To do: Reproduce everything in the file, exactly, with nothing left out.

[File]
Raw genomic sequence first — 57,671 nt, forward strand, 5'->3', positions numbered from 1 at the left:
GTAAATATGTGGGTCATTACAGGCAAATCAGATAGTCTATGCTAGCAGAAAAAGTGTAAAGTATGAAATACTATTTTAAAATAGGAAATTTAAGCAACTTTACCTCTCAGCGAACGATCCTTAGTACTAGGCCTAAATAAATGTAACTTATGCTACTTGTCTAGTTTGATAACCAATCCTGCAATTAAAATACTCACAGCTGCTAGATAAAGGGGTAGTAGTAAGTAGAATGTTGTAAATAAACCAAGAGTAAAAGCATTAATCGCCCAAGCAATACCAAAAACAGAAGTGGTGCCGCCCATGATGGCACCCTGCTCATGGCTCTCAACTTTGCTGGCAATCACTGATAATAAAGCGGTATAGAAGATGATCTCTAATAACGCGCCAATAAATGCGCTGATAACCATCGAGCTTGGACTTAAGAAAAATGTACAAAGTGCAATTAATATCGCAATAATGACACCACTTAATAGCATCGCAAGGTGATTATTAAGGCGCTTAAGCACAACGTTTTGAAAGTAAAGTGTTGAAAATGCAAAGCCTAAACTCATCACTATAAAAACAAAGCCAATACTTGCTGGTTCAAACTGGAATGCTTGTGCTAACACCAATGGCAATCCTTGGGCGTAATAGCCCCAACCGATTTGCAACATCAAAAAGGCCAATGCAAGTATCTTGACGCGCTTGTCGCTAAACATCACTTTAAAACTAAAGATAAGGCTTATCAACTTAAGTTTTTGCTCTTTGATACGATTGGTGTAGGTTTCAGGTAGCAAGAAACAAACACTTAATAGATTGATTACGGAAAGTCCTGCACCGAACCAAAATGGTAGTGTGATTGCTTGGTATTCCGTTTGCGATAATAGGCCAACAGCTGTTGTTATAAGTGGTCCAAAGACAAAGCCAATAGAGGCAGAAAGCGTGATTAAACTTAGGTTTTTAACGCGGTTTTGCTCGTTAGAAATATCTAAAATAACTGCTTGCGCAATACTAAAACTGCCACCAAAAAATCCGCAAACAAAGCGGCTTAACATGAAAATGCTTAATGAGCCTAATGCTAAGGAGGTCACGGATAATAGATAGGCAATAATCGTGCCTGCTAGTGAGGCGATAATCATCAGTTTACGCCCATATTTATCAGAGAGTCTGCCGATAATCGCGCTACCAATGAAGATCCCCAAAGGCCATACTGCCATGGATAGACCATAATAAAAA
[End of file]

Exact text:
Raw genomic sequence first — 57,671 nt, forward strand, 5'->3', positions numbered from 1 at the left:
GTAAATATGTGGGTCATTACAGGCAAATCAGATAGTCTATGCTAGCAGAAAAAGTGTAAAGTATGAAATACTATTTTAAAATAGGAAATTTAAGCAACTTTACCTCTCAGCGAACGATCCTTAGTACTAGGCCTAAATAAATGTAACTTATGCTACTTGTCTAGTTTGATAACCAATCCTGCAATTAAAATACTCACAGCTGCTAGATAAAGGGGTAGTAGTAAGTAGAATGTTGTAAATAAACCAAGAGTAAAAGCATTAATCGCCCAAGCAATACCAAAAACAGAAGTGGTGCCGCCCATGATGGCACCCTGCTCATGGCTCTCAACTTTGCTGGCAATCACTGATAATAAAGCGGTATAGAAGATGATCTCTAATAACGCGCCAATAAATGCGCTGATAACCATCGAGCTTGGACTTAAGAAAAATGTACAAAGTGCAATTAATATCGCAATAATGACACCACTTAATAGCATCGCAAGGTGATTATTAAGGCGCTTAAGCACAACGTTTTGAAAGTAAAGTGTTGAAAATGCAAAGCCTAAACTCATCACTATAAAAACAAAGCCAATACTTGCTGGTTCAAACTGGAATGCTTGTGCTAACACCAATGGCAATCCTTGGGCGTAATAGCCCCAACCGATTTGCAACATCAAAAAGGCCAATGCAAGTATCTTGACGCGCTTGTCGCTAAACATCACTTTAAAACTAAAGATAAGGCTTATCAACTTAAGTTTTTGCTCTTTGATACGATTGGTGTAGGTTTCAGGTAGCAAGAAACAAACACTTAATAGATTGATTACGGAAAGTCCTGCACCGAACCAAAATGGTAGTGTGATTGCTTGGTATTCCGTTTGCGATAATAGGCCAACAGCTGTTGTTATAAGTGGTCCAAAGACAAAGCCAATAGAGGCAGAAAGCGTGATTAAACTTAGGTTTTTAACGCGGTTTTGCTCGTTAGAAATATCTAAAATAACTGCTTGCGCAATACTAAAACTGCCACCAAAAAATCCGCAAACAAAGCGGCTTAACATGAAAATGCTTAATGAGCCTAATGCTAAGGAGGTCACGGATAATAGATAGGCAATAATCGTGCCTGCTAGTGAGGCGATAATCATCAGTTTACGCCCATATTTATCAGAGAGTCTGCCGATAATCGCGCTACCAATGAAGATCCCCAAAGGCCATACTGCCATGGATAGACCATAATAAAAA